The federal EITC and other similar programs tied to the federal poverty level are certainly flawed programs, if only that they do not account for the cost of living in the area where the individual lives. It is already a flawed system, and our broken Congress will not actually do anything of substance to address the issue. That is why power has devolved to the states and municipalities to try and address these issues the best we can. A minimum wage hike will not solve all of the problems facing low wage workers, but it will help, and its a step in the right direction.

    1. Frankly

      A minimum wage hike will not solve all of the problems facing low wage workers, but it will help, and its a step in the right direction.

      Excuse me, but you are making claims that prove you don’t have a good enough grasp of the economic factors here.  No big deal though because you are in great company.

      “I think there’s going to be job loss everywhere,” said David Neumark, an economist at the University of California, Irvine. “You get out of the big cities and California is not a rich place at all.”


      But the biggest point of ignorance of California’s liberals pushing a $15 and even a $22 minimum wage is labor automation.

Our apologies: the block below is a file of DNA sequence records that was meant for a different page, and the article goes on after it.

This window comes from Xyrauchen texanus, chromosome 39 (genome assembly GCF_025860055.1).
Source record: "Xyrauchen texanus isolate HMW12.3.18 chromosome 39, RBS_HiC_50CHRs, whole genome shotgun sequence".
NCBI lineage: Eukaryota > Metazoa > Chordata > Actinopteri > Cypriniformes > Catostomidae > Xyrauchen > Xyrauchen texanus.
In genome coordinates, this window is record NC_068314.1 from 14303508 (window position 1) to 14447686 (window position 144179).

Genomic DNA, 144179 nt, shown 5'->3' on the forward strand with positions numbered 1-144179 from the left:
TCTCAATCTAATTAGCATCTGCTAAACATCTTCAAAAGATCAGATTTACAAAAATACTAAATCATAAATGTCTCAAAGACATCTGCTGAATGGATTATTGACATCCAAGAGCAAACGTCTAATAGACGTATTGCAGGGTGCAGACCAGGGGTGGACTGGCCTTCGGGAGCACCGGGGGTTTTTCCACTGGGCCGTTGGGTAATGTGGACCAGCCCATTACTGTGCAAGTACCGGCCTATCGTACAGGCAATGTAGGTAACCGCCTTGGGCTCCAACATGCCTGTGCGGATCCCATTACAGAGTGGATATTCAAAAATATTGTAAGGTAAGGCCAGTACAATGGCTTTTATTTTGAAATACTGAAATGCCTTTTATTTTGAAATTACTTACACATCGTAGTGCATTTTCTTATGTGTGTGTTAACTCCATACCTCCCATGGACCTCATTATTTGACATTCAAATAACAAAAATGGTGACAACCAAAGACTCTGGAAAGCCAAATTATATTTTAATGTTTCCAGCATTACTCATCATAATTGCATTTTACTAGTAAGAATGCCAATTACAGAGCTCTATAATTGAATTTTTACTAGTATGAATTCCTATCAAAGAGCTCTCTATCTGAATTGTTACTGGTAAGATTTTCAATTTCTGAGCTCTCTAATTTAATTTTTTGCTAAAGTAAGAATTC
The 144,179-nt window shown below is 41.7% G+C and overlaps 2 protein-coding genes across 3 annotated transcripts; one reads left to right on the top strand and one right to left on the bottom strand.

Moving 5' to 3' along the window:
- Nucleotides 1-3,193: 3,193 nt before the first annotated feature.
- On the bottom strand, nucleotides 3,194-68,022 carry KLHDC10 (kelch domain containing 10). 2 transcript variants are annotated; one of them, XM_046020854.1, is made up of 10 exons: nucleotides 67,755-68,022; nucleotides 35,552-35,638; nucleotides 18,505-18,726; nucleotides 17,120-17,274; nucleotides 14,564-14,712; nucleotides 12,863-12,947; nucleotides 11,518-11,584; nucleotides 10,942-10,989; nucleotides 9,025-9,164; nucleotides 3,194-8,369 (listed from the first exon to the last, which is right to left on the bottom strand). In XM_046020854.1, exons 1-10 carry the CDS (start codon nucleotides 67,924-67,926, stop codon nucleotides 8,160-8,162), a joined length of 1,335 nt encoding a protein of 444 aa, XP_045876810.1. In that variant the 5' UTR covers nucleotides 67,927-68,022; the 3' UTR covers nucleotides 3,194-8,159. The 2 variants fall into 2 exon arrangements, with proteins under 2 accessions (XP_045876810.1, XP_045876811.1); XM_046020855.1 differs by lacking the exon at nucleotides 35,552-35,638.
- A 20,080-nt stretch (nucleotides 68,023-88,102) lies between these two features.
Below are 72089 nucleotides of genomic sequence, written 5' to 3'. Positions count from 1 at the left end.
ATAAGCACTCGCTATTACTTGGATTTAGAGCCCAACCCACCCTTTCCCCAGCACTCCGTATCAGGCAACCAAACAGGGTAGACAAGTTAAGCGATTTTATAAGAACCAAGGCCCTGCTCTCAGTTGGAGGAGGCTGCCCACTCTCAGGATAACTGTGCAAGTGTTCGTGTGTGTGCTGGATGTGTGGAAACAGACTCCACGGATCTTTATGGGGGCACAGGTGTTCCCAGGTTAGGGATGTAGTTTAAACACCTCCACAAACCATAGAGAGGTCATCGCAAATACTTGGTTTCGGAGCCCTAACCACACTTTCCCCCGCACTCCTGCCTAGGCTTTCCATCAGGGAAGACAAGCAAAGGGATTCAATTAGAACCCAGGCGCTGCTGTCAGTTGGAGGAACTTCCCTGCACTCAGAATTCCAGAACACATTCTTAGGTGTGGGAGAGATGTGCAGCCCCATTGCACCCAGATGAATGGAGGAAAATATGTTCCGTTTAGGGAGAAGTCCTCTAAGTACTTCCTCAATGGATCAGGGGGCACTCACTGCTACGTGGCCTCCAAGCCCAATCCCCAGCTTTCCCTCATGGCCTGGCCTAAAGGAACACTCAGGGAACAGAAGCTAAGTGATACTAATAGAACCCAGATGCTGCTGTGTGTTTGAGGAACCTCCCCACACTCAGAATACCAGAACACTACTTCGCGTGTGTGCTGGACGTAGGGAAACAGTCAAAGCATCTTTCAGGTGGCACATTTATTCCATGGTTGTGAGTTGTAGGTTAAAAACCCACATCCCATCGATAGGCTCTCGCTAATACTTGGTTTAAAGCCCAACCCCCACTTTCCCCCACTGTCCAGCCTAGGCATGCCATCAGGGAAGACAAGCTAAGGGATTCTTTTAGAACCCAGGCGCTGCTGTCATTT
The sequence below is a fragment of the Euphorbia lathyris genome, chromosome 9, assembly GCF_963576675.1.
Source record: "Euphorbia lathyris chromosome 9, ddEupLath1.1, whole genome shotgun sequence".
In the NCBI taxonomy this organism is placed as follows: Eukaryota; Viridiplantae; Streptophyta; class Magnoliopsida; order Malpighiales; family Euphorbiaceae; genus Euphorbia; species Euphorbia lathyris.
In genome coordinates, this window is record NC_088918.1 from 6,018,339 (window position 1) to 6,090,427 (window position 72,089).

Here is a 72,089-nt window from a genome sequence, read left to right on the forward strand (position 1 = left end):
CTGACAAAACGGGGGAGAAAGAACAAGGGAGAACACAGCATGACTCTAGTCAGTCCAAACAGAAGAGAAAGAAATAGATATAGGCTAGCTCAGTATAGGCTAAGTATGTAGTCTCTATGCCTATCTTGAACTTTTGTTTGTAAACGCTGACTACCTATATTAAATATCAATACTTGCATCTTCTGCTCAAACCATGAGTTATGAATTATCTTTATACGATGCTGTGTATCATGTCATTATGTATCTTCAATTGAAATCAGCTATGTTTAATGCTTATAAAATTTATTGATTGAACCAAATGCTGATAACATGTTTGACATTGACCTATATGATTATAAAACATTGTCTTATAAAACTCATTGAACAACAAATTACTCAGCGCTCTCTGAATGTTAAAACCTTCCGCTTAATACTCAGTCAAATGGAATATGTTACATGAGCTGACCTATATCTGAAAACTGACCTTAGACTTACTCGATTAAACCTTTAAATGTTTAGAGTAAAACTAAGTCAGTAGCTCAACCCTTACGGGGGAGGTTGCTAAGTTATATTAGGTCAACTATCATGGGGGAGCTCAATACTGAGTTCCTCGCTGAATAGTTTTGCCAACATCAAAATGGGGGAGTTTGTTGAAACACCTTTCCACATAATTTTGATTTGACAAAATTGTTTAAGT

Most of the minimum wage workers are in food service.  Raise the minimum wage and suddenly the  technology to replace more workers becomes feasible.

    2. Sam

      Justice – Not sure of your point on the tea shop. Please elaborate.

      Flawed or not, and they are, the working poor are going to lose those Federal programs aimed to help them as minimum wages rise in California and that won’t be a good thing.

  5. oopsididitagain

    Having worked in the Non profit field for the past 20 years I have a question Which I am hoping someone might be able to answer. My current program in a federally funded program. When the minimum wage rose to 10 dollars an hour. In January We ended up having to let go of one of our fully time therapeutic employees. Due to the fact that for ALL STAFF are based upon our federal contracts. So our support staff went to 10 an hr. By law any Salary employee must make a min of 2 times minimum wage . Since this amount was not in out federal contract Someone loss a job and Clients lost services. Does anyone know if they took this into consideration? Our Federal grants will not increase in fact they have never increased in the past 6 years instead we were cut along with all other HOPWA service providers 25%. One thing I know is that this is going to kill a lot of non profit service providers that rely on Federal funding. I hope Im wrong but the simple raise to 10 dollars an hour cost us and our clients dramatically

      1. oopsididitagain

        Exactly so i foresee some non profits having to shut down as a result of state moving faster than the Feds. So due to California law Salaried employees would have to bump up to 30 an hour min. correct?


        1. Sam

          They would go to $24.25 when the Federal law is passed later this year. Congress would have to vote to reject the change and Obama can veto the rejection making it law. Then as the California minimum wage increased above $12.12 it would increase salaried wages eventually to $30 per hour.

          Another unintended consequence of increasing the cost of labor above demand.